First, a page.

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Two Weeks Out, Spam Volumes Still Way Down

A full two weeks after a Web hosting firm identified by the computer security community as a major host of organizations engaged in spam activity was taken offline, the volume of spam sent globally each day has yet to bounce back.

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The block graph over at e-mail security firm IronPort suggests that the company blocked around 35 billion spam messages on Monday. Prior to hosting provider McColo's shutdown, IronPort was flagging somewhere around 160 billion junk e-mails per day.

A quick glance at the volume flagged by Spamcop.net shows that they're still detecting well below half of the spam volumes they were just two weeks ago.

I'm not suggesting this is a permanent situation: I happen to agree with most experts who have said they expect spam volumes to at some point bounce back or even exceed previous levels. Still, it is nice to see this drop in junk e-mail largely persist for so long.

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To the many readers who have written in to say "Bah humbug! I haven't seen any drop in $@!#* spam!" I would like to refer you to the excellent point made by Cloudmark's Adam O'Donnell, who in our follow-up story last week explained what he thinks is going on there:

Not everyone has seen fewer spam messages in their inboxes after McColo's shutdown. Adam O'Donnell, director of emerging technologies at Cloudmark, an e-mail security company in San Francisco, said those who did not see a drop in spam from the McColo shutdown likely subscribe to an Internet service provider that already does an effective job blocking 99 percent of junk e-mail.

"People who had really good systems in place probably didn't benefit from this, while those who had more marginal spam filter protection likely saw a significant drop off in spam," O'Donnell said.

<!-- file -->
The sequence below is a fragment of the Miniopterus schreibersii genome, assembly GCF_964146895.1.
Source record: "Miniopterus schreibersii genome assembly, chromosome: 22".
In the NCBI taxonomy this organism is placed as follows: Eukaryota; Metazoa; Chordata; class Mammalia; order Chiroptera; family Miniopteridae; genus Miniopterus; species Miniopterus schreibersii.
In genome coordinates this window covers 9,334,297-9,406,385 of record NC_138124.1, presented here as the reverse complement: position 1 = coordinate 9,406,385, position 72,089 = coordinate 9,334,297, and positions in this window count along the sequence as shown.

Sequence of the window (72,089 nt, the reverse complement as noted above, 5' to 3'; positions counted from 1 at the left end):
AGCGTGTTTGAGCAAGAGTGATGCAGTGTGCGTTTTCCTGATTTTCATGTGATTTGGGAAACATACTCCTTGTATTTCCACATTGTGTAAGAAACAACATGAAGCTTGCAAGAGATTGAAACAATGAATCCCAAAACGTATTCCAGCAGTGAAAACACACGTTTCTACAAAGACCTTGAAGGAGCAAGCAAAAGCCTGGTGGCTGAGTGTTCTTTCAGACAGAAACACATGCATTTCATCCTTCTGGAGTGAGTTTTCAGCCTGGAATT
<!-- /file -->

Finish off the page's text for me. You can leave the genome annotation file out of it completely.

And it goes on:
By Brian Krebs  |  November 25, 2008; 9:22 AM ET
Categories:  Cyber Justice , Fraud , From the Bunker , Web Fraud 2.0  
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Next: Spam Volumes Expected to Rise with Botnet Resurrection

Comments

A good follow-up status report, Brian. Keep us posted on this from time to time. I would like to be the fly on the wall listening to these spam-bot scum-bags begging and then be turned down by IP after IP refusing to do business with them. Maybe they will just dry up, die, and find real work somewhere.

Posted by: peterpallesen | November 25, 2008 9:50 AM | Report abuse

I must be getting my spam from some place else. My totally unscientific observation (based upon observing the number of messages in my GMail Spam folder) is that the amount of spam has never been higher. My current count is over 4200 spam messages compared to 3000 around six months ago.

Anyway, I find that given the superb performance of GMail's spam filter, I tend not to give spam a second thought.

Posted by: MikeWyman | November 25, 2008 11:28 AM | Report abuse

I just love the fact that we now know that it is quite possible to significantly impact spam levels at the source instead of the destination. Shutting them down will always be preferable to filtering, since filtering still puts the onus (and traffic load) on ISPs and companies. However, I wasn't sure that I would ever see it in my lifetime without improving e-mail authentication, which would be a cumbersome and confusing change for many in the beginning.

Posted by: MaxH | November 25, 2008 2:08 PM | Report abuse

When g-mail first came out, it was suppose to be the anti-spam king of sites.

And now ?????

Posted by: brucerealtor@gmail.com | November 25, 2008 4:59 PM | Report abuse

I normally get 1-2 spams a week. Today so far I have had more than a dozen and I had at least half a dozen yesterday. Somebody's getting pretty active out there.

Posted by: elyrest | November 25, 2008 5:58 PM | Report abuse

I was getting anywhere from 200 to 400 spams a day. Well, a lot of them were filtered into a "spam folder," but I checked them anyway, and occasionally found a message from a friend that had been blocked. Then suddenly I was getting only a dozen or so spams a day. Just like the old days in 1994 when I first got onto the Internet. Be nice if the spammers can be shut down over the long term.

Posted by: jc51 | November 29, 2008 1:35 PM | Report abuse

The comments to this entry are closed.

 
 
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